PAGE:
We’re gonna assume that, going into this, you, dear reader, are about as familiar with regenerative agriculture as the average person, which means not at all. So we are going to take it from the top, outlining regenerative agriculture, its promises and limitations, and what it means for food manufacturing market research moving forward.
What is Regenerative Agriculture, and What Does it Do?
Regenerative agriculture is a broad term that refers to agricultural methods that protect and, in some cases, rehabilitate soil. As Whole Foods, which named regenerative agriculture its top food trend of 2020, explains it, regenerative agriculture is, “Farming and grazing practices that restore degraded soil, improve biodiversity and increase carbon capture to create long-lasting environmental benefits, such as positively impacting climate change.”
Soil naturally holds carbon, but tilling required by industrialized agriculture disrupts this process, releasing additional carbon into the air and limiting a natural way the earth has to recover carbon already in the atmosphere. Traditional monoculture has no answer to this, but regenerative farming seeks ways to solve for it.
Some regenerative farming techniques include cover crops to limit erosion, compost to reintroduce and maintain carbon, and managed crop rotation and grazing to allow deeper-rooted plants on the top soil.
But, while there is a consensus on the practices that constitute regenerative farming, there is, as of yet, no uniform industry standard or scientific certainty regarding some of its loftier promises. Yet, let’s be clear, even if regenerative agriculture can’t deliver on its promises to slow climate change, it is nonetheless imperative that food producers and sellers begin to explore it because, regardless of the amount of carbon in the atmosphere, the earth’s soil simply cannot continue to be regularly tilled, and pumped full of chemical fertilizers and pesticides. We are not being treehuggers here, this is just a simple fact.
Indeed, according to Bethany Davis, MegaFood Director of Advocacy & Government Relations, soil degradation has gotten to the point that we are pushing against the boundaries of foreseeable sustainability. “We have 60 harvests, or fewer, left. Not only is our food less nutritious than it was 50 years ago, but we are destroying our soils at such a rate that we won’t be able to feed the world.”
What Are Regenerative Foods? And Can They Be the New Organic?
So, practices can be regenerative, but some foods are inherently so. For example, as filter feeders, oysters remove impurities from their aquaculture environment, making them a naturally regenerative product.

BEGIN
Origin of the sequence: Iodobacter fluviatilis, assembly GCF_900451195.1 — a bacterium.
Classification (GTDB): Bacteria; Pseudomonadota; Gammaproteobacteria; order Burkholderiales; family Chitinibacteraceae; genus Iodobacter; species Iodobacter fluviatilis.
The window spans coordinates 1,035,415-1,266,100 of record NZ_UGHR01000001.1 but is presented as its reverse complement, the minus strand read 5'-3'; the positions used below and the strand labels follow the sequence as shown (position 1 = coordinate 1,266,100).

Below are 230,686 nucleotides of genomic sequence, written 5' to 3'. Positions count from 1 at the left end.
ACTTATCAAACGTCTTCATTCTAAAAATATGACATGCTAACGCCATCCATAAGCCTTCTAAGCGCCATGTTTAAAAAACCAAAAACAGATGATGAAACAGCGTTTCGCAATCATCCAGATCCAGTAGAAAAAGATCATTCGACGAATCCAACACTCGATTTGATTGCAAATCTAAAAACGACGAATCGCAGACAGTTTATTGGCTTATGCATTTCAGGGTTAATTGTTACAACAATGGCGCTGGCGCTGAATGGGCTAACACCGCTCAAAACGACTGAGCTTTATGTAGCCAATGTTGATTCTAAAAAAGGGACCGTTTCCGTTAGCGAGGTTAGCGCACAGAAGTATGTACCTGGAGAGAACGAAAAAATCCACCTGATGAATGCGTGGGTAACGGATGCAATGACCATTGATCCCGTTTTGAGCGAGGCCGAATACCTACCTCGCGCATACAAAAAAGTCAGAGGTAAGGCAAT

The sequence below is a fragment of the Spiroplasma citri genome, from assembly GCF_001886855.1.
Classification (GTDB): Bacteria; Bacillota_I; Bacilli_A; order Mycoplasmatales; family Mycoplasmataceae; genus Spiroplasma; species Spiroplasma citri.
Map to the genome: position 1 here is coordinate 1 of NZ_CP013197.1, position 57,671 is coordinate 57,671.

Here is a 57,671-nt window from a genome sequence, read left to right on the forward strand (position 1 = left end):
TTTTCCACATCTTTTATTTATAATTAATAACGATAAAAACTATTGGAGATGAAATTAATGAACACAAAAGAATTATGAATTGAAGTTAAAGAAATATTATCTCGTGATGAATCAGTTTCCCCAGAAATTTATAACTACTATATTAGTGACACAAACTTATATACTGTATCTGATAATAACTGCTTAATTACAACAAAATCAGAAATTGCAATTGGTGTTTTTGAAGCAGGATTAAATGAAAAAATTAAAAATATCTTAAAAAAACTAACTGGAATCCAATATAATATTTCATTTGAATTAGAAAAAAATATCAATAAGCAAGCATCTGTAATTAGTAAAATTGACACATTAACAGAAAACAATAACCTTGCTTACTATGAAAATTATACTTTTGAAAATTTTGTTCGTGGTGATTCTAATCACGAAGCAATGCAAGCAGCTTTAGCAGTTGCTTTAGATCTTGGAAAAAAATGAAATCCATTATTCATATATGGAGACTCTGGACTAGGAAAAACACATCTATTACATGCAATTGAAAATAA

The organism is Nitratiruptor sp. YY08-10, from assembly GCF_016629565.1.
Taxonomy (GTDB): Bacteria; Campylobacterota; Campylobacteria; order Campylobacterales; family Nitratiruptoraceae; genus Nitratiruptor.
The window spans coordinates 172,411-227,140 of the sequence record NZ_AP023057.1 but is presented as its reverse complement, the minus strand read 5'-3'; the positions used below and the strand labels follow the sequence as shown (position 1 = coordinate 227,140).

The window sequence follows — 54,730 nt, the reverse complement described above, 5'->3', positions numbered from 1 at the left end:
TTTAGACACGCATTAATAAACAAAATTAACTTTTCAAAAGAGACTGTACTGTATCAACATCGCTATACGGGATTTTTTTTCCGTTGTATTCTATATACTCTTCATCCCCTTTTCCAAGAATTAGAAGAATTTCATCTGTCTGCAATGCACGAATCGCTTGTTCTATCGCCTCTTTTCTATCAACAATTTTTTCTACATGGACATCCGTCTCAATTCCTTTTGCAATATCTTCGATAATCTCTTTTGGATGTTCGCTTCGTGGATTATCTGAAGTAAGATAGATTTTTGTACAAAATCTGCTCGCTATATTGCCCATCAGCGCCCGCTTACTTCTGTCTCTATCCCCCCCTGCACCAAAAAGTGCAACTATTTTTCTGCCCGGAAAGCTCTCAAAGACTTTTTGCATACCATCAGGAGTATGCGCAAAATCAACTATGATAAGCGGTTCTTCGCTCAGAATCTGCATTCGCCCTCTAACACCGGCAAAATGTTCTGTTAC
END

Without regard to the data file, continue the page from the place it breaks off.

This is trickier on land as grains require planting, tilling, and replanting. At least up until now.
The Land Institute is developing a grain called Kernza, which is the first perennial grain, meaning it does not need to be replanted every year, and also has deep-burrowing roots that hold carbon in the soil.
But will customers pay a premium for products labeled regenerative? Brian Zapp of Applied Food Sciences believes consumers will rise to the occasion: “We know consumers will pay more for higher-quality ingredients,” says Zapp. “Certifications like USDA Organic, Non-GMO Project Verified, etc. only tell part of the story. While they do add value to the product and enable manufacturers to charge a premium for the product, there is another piece of the puzzle that also adds value in the consumer’s eyes...82% of consumers also believe that companies with socially responsible initiatives have higher quality products and are willing to pay more for these products that align with their values of quality.”
Grocers and Manufacturers Want to Know if Regenerative Can Be the New Organic?
It’s easy to understand why Whole Foods would be into this. As the Wall Street Journal points out, “the term ‘organic’ continues to be diluted,” paving the way, the Journal believes, for regenerative foods, which they forecast will become trendy among “evolved eaters.”
And if there is a way to rekindle some of that early organic magic, Whole Foods is definitely interested. What kind of margins can you get on food that purports to literally help to save the world? Whole Foods and Amazon are no doubt gaming this question out even as we speak.
Because when it comes to organic, it’s not just its meaning that has been diluted, it’s the status it used to carry. Organic was a quality market in the food industry and in individual kitchens, a way for people to signal they only bought the best. But nowadays, organic is democratized, it is available at Walmart, and it is no longer the status signifier it once was. For food manufacturers, the promise of regenerative as a new marketing possibility is, well, regenerative.